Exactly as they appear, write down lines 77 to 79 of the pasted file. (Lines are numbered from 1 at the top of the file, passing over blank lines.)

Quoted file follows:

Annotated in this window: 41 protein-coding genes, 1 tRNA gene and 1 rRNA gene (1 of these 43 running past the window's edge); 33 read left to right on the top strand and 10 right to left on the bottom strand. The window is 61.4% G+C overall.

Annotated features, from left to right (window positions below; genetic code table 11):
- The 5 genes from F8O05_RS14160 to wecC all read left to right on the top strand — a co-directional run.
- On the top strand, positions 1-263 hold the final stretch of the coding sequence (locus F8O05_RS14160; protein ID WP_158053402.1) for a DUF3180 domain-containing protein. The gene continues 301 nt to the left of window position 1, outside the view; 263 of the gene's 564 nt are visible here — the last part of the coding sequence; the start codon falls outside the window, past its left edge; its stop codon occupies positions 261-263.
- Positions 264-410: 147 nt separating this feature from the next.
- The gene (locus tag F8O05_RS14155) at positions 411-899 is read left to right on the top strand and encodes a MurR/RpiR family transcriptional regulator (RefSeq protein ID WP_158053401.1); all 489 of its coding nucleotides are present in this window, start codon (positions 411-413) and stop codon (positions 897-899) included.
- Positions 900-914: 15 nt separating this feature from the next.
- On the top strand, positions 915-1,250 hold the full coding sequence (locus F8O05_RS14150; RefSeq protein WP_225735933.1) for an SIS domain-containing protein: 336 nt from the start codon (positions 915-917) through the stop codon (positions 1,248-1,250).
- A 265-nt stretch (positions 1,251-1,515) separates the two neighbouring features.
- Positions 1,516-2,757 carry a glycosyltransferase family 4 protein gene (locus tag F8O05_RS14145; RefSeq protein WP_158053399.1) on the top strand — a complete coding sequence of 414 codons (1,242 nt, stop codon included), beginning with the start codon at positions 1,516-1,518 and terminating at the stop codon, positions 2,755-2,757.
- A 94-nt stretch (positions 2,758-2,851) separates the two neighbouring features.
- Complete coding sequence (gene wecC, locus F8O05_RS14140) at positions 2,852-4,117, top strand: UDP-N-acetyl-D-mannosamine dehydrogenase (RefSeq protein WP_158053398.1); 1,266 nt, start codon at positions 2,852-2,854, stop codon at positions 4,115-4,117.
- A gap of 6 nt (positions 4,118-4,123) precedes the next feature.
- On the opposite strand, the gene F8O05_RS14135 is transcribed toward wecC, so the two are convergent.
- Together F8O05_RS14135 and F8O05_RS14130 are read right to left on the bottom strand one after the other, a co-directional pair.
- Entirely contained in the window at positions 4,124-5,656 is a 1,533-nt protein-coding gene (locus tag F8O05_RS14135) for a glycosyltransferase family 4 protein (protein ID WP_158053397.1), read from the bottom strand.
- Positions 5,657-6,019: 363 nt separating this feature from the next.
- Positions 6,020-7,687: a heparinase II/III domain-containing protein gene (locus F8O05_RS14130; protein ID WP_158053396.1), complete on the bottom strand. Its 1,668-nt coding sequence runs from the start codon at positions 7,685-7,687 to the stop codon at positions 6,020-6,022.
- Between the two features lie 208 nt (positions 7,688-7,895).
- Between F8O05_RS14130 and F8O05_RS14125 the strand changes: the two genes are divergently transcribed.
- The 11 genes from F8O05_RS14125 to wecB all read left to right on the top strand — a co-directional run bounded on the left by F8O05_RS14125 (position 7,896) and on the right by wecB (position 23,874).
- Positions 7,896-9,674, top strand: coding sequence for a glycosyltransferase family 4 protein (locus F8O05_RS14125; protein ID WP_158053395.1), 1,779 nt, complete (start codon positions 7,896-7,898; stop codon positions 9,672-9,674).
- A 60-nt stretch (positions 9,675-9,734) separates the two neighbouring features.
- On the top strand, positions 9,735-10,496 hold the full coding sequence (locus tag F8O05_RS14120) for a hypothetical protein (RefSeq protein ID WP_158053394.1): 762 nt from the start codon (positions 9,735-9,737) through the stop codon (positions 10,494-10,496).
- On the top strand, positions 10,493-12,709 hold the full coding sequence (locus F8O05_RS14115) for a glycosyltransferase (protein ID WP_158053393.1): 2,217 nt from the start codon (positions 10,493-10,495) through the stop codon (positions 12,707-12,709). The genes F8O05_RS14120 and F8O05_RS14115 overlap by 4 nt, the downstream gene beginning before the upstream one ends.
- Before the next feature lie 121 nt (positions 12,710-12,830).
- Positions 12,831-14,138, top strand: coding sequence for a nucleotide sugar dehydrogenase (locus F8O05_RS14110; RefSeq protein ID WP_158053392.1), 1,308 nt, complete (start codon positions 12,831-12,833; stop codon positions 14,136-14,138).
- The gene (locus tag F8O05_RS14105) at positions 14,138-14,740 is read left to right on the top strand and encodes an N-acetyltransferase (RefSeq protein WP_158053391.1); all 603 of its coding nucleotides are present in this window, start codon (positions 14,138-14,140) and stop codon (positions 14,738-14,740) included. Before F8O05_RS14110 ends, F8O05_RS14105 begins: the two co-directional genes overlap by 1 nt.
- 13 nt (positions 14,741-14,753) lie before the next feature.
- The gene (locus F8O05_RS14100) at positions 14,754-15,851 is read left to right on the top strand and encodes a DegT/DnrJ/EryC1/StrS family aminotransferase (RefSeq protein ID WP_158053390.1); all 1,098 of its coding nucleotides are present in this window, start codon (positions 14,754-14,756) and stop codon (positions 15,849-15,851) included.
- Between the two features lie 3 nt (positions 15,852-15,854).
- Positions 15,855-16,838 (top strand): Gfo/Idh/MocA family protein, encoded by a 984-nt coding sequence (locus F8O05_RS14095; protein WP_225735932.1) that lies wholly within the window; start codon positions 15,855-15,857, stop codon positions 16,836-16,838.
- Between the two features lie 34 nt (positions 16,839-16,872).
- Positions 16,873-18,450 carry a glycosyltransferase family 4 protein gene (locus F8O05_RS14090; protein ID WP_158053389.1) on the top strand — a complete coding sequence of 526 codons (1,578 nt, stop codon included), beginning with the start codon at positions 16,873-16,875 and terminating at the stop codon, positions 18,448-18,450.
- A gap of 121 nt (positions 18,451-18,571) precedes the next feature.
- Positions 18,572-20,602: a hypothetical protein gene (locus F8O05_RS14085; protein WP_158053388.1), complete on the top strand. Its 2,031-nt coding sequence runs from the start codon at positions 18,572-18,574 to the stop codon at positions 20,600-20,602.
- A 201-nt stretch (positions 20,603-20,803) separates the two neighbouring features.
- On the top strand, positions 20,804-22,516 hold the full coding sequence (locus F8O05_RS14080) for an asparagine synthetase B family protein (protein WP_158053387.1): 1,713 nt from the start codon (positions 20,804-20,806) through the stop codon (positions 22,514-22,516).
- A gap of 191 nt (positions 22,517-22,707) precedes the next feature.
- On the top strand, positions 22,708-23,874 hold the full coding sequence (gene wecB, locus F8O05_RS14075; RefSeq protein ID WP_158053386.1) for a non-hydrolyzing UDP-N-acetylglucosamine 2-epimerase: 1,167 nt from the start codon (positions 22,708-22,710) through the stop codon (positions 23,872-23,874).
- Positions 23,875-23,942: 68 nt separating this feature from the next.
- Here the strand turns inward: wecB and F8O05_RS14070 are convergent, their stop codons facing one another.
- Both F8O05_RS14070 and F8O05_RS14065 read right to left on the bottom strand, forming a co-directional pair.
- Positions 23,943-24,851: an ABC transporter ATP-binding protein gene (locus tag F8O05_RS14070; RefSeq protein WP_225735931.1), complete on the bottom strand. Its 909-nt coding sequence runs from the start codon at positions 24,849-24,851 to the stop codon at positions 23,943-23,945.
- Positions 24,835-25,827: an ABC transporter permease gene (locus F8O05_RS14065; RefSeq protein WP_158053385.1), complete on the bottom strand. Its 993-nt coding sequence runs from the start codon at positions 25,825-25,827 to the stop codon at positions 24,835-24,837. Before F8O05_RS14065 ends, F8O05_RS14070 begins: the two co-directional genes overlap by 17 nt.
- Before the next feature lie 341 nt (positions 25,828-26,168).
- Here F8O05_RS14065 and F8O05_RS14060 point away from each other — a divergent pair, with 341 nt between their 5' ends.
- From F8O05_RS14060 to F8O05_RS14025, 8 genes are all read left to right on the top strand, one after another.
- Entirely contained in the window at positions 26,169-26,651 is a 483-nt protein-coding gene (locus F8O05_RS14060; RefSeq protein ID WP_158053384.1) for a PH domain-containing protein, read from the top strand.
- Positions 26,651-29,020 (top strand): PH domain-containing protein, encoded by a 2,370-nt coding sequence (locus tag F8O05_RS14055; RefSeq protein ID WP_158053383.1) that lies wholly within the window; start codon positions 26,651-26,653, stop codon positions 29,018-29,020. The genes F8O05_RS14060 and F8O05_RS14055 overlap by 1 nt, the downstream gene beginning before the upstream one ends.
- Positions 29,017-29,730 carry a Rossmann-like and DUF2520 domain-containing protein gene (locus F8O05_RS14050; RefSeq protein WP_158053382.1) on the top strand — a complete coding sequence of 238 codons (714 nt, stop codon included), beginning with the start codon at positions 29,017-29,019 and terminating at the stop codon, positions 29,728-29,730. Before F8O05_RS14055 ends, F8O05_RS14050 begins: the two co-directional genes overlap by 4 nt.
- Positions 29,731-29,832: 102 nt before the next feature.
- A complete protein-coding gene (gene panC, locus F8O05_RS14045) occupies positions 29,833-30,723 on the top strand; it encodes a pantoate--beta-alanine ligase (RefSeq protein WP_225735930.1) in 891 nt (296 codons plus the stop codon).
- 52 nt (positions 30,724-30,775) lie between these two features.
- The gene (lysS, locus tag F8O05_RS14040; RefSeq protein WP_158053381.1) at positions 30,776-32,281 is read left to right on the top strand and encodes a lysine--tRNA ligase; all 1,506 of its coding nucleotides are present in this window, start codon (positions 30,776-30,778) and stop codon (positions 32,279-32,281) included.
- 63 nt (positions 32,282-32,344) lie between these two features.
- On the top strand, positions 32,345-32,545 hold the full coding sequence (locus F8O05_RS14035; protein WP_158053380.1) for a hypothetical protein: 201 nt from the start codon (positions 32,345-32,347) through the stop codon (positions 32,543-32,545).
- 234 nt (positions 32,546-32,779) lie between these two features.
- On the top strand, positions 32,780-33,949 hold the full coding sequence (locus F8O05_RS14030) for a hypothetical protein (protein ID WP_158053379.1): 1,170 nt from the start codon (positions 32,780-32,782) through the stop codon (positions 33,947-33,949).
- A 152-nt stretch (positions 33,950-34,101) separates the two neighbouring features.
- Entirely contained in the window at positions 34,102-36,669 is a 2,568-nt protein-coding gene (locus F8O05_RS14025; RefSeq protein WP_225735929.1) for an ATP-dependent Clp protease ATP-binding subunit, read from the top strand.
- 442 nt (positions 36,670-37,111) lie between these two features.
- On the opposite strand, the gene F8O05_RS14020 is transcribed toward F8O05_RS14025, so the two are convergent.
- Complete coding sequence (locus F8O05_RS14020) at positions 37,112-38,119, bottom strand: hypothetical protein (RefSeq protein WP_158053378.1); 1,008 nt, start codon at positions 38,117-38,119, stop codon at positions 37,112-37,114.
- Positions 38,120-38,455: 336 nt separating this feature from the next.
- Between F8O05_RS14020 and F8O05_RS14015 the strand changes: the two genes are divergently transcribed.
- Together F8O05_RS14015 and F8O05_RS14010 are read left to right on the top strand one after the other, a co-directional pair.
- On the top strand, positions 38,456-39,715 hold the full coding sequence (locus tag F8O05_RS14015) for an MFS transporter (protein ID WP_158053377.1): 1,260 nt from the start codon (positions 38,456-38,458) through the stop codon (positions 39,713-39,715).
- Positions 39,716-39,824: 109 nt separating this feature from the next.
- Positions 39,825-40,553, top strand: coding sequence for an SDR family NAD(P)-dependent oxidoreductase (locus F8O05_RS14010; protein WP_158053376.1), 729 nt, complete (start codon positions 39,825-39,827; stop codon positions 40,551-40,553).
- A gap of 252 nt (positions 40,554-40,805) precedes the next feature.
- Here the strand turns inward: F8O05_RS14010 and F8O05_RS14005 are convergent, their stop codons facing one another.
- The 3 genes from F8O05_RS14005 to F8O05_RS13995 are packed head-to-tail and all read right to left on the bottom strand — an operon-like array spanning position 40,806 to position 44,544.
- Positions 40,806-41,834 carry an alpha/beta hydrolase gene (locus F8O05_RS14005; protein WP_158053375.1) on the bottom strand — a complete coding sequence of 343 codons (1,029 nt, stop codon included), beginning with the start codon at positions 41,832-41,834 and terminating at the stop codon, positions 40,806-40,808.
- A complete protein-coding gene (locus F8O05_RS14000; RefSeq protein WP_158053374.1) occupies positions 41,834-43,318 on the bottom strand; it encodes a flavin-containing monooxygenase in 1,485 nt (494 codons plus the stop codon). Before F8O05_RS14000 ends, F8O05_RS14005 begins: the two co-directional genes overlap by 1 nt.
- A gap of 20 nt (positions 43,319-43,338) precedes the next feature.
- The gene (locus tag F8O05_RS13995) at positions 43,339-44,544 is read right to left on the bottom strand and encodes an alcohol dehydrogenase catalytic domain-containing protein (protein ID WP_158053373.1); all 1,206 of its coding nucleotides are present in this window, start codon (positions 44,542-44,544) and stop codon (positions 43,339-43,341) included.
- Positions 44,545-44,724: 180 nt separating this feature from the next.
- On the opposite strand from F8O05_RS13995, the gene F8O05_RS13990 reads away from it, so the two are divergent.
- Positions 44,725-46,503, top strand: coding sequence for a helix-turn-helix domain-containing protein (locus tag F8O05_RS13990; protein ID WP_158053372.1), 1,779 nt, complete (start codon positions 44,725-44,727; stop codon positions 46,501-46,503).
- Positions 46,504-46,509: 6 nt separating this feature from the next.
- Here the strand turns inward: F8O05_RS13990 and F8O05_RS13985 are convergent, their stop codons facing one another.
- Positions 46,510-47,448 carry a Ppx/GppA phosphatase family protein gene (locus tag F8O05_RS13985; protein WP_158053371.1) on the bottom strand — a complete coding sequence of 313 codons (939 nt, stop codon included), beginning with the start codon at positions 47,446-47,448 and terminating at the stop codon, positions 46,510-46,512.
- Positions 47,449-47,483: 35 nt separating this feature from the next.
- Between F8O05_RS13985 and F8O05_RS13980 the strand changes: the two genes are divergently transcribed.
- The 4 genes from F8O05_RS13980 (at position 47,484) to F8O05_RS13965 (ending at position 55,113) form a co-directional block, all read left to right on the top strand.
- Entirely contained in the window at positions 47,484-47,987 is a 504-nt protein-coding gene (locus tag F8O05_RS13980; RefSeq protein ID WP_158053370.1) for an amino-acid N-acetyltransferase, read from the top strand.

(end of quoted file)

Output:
- The gene (locus tag F8O05_RS13995) at positions 43,339-44,544 is read right to left on the bottom strand and encodes an alcohol dehydrogenase catalytic domain-containing protein (protein ID WP_158053373.1); all 1,206 of its coding nucleotides are present in this window, start codon (positions 44,542-44,544) and stop codon (positions 43,339-43,341) included.
- Positions 44,545-44,724: 180 nt separating this feature from the next.
- On the opposite strand from F8O05_RS13995, the gene F8O05_RS13990 reads away from it, so the two are divergent.